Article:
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Electronic Data Interchange - an Historical Perspective

Wednesday, November 09, 2011

Electronic Data Interchange – EDI

EDI is a means of transferring data between organizations (Trading Partners) via electronic methods. It can include business documents or data files passed independent of human interaction.

It is more than email since actual purchase orders, ship notices, invoices, and payments can be passed within the relative transmission.

The Accredited Standards Committee (ASC) X12, created by the American National Standards Institute in 1979, works to develop and maintain electronic data interchange (EDI) standards and related documents for national and global markets with experts representing over 340 companies from multiple business domains, including communications, finance,

government, insurance, supply chain and transportation.

A Short History of EDI

EDI initially was in its infancy when the telegraph came into use beginning in the 1840s. This usage was incorporated during the Civil War and later WWI to coordinate troop movements and supply management, later flowing into WWII which truly demanded global management of the logistical supply chain.

Unfortunately, after WWII, business data communication by electronic means was still in the telegraph age. Military development continued aggressively while business data was still exchanged via teletype, fax or telephone and then manually entered into incompatible data base systems, which was indicative of a slow and tedious process with significant opportunities for error.

EDI Standards

EDI is considered to be a technical representation of a transactional exchange between businesses. EDI is also meant to supply a roadmap to the standardized format of electronic documents, helping businesses communicate utilizing similar maps or transactions to convey or receive information.

EDI documents normally contain similar information that is contained in their paper counterparts. For example an EDI 850 purchase order is used by a buying organization to notify a manufacturer to ship product to a retailer. It typically has a “ship to” address, “bill to” address, a list of product numbers (usually a UPC) and quantities. EDI is not confined to just business data related to trade but encompasses all fields such as medicine (e.g., patient records and laboratory results), transport (e.g., container and modal information), engineering and construction, etc.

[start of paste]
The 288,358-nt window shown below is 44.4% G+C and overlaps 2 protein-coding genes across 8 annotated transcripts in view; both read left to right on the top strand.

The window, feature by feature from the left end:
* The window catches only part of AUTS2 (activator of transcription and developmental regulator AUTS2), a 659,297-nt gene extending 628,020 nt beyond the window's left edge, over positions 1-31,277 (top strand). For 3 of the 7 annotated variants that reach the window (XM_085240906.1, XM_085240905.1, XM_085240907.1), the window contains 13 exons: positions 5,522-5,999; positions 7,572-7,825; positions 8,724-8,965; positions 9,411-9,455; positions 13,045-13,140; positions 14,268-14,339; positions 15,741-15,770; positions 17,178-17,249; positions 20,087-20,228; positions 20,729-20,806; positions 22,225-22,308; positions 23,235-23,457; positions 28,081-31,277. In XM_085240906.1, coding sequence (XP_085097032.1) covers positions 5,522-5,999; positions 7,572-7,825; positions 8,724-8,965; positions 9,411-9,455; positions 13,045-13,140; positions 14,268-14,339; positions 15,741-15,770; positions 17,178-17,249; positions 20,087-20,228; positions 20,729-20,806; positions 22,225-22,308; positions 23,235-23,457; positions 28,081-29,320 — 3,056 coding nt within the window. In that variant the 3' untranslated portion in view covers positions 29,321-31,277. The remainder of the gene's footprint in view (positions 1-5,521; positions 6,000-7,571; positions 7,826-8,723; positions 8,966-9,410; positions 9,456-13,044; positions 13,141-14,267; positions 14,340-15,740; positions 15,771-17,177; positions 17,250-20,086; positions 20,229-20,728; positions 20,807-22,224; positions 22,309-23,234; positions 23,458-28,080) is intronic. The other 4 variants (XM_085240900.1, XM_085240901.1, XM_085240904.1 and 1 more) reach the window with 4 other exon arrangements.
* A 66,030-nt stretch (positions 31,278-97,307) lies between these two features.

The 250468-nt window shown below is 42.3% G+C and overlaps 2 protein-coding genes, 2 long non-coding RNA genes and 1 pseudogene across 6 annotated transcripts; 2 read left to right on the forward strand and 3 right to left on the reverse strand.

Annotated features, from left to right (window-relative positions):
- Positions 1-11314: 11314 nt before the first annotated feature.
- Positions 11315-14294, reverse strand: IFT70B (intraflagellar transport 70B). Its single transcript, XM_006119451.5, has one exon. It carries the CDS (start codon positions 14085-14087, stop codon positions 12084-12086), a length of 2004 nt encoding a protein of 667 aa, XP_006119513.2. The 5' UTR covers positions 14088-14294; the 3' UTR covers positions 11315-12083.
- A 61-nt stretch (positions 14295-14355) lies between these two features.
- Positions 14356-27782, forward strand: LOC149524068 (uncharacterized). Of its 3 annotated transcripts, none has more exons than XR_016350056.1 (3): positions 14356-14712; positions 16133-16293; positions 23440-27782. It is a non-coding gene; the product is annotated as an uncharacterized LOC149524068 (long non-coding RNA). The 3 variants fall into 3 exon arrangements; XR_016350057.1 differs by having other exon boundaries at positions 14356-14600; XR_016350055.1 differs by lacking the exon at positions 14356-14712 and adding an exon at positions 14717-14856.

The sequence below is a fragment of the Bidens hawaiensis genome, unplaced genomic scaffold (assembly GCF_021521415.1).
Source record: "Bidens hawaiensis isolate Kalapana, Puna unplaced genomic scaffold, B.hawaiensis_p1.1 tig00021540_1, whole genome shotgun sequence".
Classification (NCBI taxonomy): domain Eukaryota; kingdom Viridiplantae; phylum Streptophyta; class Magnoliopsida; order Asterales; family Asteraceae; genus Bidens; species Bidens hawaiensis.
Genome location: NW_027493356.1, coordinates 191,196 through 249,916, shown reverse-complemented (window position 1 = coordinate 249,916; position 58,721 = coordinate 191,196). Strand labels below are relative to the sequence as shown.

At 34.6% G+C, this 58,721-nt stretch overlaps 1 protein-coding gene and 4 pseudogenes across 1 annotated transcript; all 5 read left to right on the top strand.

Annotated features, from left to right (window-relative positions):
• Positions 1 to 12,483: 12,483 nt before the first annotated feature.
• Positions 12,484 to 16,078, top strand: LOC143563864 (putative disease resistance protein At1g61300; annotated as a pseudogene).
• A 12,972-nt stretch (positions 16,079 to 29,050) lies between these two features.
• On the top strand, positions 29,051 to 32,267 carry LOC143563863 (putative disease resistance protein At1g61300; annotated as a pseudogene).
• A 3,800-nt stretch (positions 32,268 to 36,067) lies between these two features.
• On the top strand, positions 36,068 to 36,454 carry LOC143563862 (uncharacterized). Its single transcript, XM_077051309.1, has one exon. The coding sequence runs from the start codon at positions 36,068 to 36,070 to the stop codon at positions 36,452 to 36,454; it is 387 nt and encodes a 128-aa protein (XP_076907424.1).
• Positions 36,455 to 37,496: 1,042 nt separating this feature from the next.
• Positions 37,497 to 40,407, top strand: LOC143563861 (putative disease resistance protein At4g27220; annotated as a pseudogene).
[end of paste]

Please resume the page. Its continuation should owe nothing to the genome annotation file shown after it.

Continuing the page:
There are four major sets of EDI standards:

? The UN-recommended UN/EDIFACT is the only international standard and is predominant outside of North America.
? The US standard ANSI ASC X12 (X12) is predominant in North America.
? The TRADACOMS standard developed by the ANA (Article Numbering Association) is predominant in the UK retail industry.
? The ODETTE standard used within the European automotive industry.

All of these standards first appeared in the early to mid 1980s. The standards prescribe the formats, character sets, and data elements used in the exchange of business documents and forms.

Communications Methods

There are several methods available for sending and receiving EDI transmissions. These methods include:
? A VAN (value-added network) acts as a regional post office. They receive transactions, examine the 'from' and the 'to' information, and route the transaction to the final recipient.
? AS2 (Applicability Statement 2) is the draft specification standard by which vendor applications communicate EDI or other business-to-business data (such as XML) over the Internet using HTTP.
? Other methods include FTP and HTTP via the World Wide Web.

Interpreting EDI Data

EDI translation software provides the interface between internal systems and the EDI format sent/received. For an "inbound" document the EDI system will receive the file (either via a Value Added Network or directly using protocols such as FTP or AS2), take the received EDI file (commonly referred to as a "mailbag"), validate that the trading partner who is sending the file is a valid trading partner, that the structure of the file meets the EDI standards, and that the individual fields of information conforms to the agreed upon standards.

For an "outbound" transaction, the EDI process is to export a file (or read a database) from a company's back-end ERP, transform the file to the appropriate format for the translator. The translation software will then "validate" the EDI file sent to ensure that it meets the standard agreed upon by the trading partners, convert the file into "EDI" format (adding in the appropriate identifiers and control structures) and send the file to the trading partner.

Advantages of EDI

EDI systems save a company money by providing an alternative to, or replacing, information exchanges that require a great deal of human interaction and materials such as paper documents, meetings, faxes and data entry. EDI systems allow a company to take advantage of the benefits of storing and manipulating data electronically without the cost of manual entry.

Deciding if EDI is Right for your Business

The key is to determine what type and level of integration is right for your business which will directly correlate to the cost of implementation. For a business that only receives one P.O. per year from a client, fully integrated EDI may not make economic sense. In this case, businesses may implement inexpensive "rip and read" solutions or use outsourced EDI solutions provided by EDI "Service Bureaus".

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